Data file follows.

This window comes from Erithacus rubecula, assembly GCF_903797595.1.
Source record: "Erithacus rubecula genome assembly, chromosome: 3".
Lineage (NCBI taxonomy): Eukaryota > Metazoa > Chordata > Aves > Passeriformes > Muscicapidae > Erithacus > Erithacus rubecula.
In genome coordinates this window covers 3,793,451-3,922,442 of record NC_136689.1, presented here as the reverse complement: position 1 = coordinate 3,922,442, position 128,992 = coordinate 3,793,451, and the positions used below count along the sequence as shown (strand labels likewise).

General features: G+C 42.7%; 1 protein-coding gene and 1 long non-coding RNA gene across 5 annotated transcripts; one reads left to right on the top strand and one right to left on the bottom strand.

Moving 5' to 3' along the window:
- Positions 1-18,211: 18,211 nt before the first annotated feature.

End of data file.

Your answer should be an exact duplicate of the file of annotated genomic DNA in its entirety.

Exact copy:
This window comes from Erithacus rubecula, assembly GCF_903797595.1.
Source record: "Erithacus rubecula genome assembly, chromosome: 3".
Lineage (NCBI taxonomy): Eukaryota > Metazoa > Chordata > Aves > Passeriformes > Muscicapidae > Erithacus > Erithacus rubecula.
In genome coordinates this window covers 3,793,451-3,922,442 of record NC_136689.1, presented here as the reverse complement: position 1 = coordinate 3,922,442, position 128,992 = coordinate 3,793,451, and the positions used below count along the sequence as shown (strand labels likewise).

General features: G+C 42.7%; 1 protein-coding gene and 1 long non-coding RNA gene across 5 annotated transcripts; one reads left to right on the top strand and one right to left on the bottom strand.

Moving 5' to 3' along the window:
- Positions 1-18,211: 18,211 nt before the first annotated feature.